Easter blessings from UCAN
There is no more important week in the year for Christians than this Holy Week. We call it Holy because of the mystery we celebrate - God's gift of His son who loves us to his death on Calvary and beyond.
Because of that love, we wish each other Happy Easter even when we know there is a lot of tragedy about it - Good Friday. As Christians, we know that what we see happening with and in Jesus goes to the heart of what we know from our own experience of life.
At the Second Vatican Council, the Christian lives we all lead were described as being shares in the Paschal Mystery. We have our share in the death and resurrection of Jesus every day. Our lives are part of the Paschal Mystery.
At UCAN, we work to describe that mystery in the unfolding tragedies and astonishing blessings of the people we seek out and report, feature and comment on.
While at times deeply distressing work, this effort of ours gets its coherence in the same way the death of Jesus did - because of the astonishing grace of a God who never gives up on life and love.
Because of that, we can wish you Happy Easter.
Fr. Michael Kelly SJ
As Myanmar opens up, the businessmen rush in
The astonishing political changes in Myanmar have sparked an eruption of business interest in this resource-rich country.
- Nirmal Ghosh
- February 1, 2012
As the government opens up the previously tightly-controlled economy and accelerates reforms, and as some Western-imposed sanctions get lifted, businessmen from the United States, Germany and Japan, among others, have been flocking to the country in search of the next big thing.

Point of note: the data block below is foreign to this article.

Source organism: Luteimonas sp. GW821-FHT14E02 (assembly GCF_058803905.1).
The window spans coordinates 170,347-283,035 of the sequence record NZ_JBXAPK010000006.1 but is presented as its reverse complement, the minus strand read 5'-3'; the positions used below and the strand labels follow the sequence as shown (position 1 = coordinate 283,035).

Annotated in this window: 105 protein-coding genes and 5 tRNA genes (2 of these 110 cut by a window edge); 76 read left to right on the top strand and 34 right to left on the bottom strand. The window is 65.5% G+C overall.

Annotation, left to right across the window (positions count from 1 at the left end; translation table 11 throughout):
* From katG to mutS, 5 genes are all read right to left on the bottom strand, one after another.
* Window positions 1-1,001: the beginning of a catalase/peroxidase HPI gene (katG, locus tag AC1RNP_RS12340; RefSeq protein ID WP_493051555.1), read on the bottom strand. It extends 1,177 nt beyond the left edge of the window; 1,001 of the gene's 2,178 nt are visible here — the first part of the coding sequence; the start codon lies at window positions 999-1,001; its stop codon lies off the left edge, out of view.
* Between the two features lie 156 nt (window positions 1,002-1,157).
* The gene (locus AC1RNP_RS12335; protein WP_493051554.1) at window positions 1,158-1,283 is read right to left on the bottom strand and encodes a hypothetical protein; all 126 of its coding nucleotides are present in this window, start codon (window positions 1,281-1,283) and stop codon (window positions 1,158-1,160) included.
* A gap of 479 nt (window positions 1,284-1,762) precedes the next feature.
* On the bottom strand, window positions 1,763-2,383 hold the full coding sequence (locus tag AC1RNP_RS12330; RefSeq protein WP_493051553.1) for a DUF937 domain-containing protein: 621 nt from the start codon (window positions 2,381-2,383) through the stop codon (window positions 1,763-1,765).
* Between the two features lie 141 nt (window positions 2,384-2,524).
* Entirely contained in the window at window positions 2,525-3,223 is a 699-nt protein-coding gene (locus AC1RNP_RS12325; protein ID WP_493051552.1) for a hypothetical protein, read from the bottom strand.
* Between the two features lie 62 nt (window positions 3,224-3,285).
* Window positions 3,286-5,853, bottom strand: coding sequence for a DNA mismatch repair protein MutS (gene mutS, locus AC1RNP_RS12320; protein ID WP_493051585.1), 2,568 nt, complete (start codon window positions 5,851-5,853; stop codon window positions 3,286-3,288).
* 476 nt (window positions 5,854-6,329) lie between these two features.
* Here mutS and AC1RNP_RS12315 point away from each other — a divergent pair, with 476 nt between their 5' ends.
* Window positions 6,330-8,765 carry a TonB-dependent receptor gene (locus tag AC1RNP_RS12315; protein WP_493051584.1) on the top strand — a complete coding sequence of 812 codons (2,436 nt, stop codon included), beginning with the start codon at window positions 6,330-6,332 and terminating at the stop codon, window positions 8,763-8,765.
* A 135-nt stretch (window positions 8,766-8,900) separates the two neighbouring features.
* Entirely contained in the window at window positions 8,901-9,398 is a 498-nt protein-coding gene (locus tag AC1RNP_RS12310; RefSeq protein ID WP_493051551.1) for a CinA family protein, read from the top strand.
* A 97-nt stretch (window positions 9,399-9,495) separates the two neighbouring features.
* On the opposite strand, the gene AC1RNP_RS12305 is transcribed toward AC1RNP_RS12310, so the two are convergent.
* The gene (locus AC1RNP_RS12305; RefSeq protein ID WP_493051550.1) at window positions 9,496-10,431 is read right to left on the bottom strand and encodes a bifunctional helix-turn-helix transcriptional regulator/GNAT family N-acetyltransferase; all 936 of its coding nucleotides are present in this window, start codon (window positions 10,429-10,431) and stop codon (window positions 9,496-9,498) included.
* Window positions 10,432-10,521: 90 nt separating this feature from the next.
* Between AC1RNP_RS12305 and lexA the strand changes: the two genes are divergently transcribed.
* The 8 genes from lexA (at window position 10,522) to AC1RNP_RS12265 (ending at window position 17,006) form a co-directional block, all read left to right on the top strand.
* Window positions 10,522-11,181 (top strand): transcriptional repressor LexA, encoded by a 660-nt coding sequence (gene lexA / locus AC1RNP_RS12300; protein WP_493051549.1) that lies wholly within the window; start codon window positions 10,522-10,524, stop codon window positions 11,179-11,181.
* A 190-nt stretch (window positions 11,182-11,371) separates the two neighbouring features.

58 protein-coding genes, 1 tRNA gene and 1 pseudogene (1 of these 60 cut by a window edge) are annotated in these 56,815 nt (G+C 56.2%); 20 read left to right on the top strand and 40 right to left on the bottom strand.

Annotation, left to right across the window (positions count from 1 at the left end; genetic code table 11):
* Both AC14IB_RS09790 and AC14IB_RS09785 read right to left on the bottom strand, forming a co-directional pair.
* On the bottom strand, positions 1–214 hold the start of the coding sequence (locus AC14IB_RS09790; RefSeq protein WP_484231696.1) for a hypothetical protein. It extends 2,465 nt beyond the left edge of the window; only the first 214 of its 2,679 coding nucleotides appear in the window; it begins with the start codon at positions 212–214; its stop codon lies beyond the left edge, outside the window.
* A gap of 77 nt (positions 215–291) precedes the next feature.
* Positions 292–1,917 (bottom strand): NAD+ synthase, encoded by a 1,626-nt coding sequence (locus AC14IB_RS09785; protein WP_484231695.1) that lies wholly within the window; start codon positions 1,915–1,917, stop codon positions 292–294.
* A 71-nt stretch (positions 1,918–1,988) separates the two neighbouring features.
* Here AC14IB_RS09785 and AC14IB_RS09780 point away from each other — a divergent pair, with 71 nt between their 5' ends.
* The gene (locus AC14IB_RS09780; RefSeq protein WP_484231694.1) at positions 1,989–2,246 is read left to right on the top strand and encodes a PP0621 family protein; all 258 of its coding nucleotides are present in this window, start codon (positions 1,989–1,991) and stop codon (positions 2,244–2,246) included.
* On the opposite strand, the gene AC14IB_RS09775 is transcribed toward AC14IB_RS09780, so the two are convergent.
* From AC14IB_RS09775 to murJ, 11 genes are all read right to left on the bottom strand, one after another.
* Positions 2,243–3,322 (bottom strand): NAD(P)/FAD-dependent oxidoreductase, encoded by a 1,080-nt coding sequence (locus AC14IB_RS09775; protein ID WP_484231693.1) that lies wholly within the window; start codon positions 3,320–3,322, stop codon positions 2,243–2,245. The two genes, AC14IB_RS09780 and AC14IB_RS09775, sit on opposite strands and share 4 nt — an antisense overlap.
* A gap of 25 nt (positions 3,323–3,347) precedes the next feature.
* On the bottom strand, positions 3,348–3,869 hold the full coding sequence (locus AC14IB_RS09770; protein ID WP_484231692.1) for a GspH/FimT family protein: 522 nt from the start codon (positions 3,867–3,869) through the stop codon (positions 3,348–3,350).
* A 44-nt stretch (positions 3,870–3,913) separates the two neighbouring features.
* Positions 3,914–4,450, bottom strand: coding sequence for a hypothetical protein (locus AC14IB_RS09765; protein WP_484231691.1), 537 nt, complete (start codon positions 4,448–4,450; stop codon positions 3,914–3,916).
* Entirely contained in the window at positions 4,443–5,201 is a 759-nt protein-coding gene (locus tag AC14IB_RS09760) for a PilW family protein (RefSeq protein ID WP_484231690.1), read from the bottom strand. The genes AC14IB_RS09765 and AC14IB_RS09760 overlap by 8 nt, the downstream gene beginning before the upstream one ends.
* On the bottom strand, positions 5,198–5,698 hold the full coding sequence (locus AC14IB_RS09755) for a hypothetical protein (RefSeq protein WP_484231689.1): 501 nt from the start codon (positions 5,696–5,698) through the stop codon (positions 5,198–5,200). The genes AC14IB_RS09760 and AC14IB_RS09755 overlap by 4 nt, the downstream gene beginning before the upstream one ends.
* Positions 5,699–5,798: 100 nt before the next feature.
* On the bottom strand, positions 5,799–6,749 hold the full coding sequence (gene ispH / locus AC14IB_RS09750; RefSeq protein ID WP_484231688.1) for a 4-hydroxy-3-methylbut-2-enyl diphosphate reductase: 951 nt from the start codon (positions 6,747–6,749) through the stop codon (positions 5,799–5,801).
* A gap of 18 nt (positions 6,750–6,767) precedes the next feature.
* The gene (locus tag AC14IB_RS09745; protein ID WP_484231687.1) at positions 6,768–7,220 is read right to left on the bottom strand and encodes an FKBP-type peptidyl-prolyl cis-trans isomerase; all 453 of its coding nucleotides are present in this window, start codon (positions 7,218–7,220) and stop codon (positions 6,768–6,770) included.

For weeks now, business hotels in Rangoon have been running at full occupancy, while real estate prices have shot up and so have rentals, the result of the influx of foreigners. Investors are scouting for opportunities in a country with much untapped potential across the board, from mining and energy to tourism and telecommunications.
"Things are beginning to fall into place in Myanmar (Burma)," observed Singapore-based Manu Bhaskaran, chief executive of Centennial Asia Advisors. "Obviously there is risk, but clearly there is momentum."
That momentum is evident in the growing number of visits by businessmen from around the world.
This month, an American delegation is due to visit. Last month, billionaire George Soros went, and said he would set up an office to facilitate philanthropic work. In December last year, a group of executives from Germany's biggest bank and its government investment arm visited, as did a Japanese team of corporates from Hitachi, Toshiba, Mitsui, Itochu, JX Nippon Oil & Energy, and Marubeni.
Full Story: Gold rush to Myanmar as country opens up
Source: Straits Times